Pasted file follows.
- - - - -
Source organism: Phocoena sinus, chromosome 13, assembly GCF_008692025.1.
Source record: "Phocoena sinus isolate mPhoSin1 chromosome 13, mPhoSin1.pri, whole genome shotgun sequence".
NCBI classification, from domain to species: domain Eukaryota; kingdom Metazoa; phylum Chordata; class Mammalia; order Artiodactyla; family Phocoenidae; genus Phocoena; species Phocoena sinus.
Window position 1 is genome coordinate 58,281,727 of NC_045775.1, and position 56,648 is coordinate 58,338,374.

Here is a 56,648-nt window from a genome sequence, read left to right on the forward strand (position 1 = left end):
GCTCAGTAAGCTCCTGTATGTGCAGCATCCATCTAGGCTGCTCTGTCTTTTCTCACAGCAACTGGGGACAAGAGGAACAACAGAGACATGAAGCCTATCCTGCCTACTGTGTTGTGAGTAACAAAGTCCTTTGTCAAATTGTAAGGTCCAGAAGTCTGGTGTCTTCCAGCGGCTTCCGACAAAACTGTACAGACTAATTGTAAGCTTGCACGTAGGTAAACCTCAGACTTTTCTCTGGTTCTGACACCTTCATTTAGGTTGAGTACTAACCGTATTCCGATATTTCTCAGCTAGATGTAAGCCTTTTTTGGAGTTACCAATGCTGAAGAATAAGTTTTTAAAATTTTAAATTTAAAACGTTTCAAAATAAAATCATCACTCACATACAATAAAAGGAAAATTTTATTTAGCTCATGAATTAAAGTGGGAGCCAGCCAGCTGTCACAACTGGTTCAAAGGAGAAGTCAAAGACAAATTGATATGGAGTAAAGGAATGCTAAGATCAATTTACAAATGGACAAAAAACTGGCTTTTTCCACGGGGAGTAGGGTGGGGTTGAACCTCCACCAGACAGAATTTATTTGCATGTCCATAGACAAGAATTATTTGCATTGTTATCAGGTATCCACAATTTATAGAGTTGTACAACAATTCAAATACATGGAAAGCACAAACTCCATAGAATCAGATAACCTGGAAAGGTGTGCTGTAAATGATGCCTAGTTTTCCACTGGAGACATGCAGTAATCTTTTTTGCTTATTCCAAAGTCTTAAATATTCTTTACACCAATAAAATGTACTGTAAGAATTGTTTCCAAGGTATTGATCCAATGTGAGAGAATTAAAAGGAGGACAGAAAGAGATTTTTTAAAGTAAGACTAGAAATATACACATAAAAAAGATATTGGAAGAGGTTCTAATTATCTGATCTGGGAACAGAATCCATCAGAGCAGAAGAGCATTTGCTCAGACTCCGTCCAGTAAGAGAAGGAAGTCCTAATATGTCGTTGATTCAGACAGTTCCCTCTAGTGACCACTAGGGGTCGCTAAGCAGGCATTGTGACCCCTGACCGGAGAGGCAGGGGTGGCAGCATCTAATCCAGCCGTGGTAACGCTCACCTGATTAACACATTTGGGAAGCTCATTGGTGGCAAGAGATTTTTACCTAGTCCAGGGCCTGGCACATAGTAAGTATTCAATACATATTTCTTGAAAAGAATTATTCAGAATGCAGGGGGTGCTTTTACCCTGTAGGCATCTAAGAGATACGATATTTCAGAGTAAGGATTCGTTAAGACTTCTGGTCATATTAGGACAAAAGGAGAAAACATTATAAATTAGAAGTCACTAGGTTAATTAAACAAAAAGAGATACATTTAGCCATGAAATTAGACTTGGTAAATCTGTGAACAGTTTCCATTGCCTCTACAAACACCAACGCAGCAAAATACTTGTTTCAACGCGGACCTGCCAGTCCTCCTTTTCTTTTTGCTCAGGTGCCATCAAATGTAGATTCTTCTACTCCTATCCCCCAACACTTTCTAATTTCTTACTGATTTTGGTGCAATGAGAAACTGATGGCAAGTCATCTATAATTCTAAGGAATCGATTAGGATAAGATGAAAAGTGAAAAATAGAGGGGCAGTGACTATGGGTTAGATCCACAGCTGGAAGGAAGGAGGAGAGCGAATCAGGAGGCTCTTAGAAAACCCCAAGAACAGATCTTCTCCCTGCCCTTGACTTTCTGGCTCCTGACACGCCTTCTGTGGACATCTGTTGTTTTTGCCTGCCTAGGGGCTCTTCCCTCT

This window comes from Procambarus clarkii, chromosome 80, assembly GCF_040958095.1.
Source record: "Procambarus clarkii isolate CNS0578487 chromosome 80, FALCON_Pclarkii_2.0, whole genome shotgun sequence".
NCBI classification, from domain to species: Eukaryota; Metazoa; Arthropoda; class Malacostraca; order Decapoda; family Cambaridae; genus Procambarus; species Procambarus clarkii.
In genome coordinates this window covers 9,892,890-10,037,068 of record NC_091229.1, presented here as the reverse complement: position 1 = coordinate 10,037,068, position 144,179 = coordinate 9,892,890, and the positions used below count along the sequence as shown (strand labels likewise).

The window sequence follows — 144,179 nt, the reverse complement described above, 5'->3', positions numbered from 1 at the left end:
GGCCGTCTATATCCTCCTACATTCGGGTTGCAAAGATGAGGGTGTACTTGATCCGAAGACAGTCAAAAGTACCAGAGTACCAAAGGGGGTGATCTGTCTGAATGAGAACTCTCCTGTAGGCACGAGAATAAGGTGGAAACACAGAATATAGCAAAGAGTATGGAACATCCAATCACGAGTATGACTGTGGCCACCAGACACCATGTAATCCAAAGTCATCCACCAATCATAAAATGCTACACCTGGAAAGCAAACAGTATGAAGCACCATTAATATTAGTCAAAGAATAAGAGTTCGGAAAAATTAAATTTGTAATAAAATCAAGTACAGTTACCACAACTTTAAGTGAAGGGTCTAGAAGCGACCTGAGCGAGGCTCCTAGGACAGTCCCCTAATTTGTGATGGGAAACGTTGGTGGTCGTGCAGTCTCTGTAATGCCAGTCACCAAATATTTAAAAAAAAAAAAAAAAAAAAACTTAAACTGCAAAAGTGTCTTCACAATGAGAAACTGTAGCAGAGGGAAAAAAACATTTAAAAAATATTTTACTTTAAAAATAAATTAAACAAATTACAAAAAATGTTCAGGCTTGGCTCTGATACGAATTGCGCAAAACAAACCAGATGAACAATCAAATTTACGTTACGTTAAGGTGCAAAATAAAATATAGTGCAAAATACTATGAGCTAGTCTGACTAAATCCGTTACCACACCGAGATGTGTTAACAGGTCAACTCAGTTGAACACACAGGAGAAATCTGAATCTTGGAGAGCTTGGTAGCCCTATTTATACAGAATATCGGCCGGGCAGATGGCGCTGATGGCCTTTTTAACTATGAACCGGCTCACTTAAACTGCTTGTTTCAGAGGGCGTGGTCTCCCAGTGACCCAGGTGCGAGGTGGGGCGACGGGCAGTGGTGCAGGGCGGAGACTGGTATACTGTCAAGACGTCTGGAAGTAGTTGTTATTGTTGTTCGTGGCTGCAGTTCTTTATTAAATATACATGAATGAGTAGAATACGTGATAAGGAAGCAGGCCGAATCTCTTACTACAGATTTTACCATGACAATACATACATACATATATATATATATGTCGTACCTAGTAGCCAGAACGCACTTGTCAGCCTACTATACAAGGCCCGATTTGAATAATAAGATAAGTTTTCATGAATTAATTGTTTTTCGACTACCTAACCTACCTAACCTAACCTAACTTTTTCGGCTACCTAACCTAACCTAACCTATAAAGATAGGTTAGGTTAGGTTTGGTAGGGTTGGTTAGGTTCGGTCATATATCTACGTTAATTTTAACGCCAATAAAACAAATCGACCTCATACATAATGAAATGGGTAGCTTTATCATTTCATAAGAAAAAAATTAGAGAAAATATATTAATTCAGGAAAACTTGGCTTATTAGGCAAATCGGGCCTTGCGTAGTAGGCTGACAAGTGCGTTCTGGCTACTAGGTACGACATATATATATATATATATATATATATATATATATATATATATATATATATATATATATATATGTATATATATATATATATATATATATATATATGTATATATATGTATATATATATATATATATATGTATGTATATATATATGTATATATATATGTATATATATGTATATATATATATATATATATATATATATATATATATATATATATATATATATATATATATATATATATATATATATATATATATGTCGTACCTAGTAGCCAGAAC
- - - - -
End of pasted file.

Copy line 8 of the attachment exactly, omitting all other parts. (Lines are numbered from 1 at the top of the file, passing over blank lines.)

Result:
Source record: "Procambarus clarkii isolate CNS0578487 chromosome 80, FALCON_Pclarkii_2.0, whole genome shotgun sequence".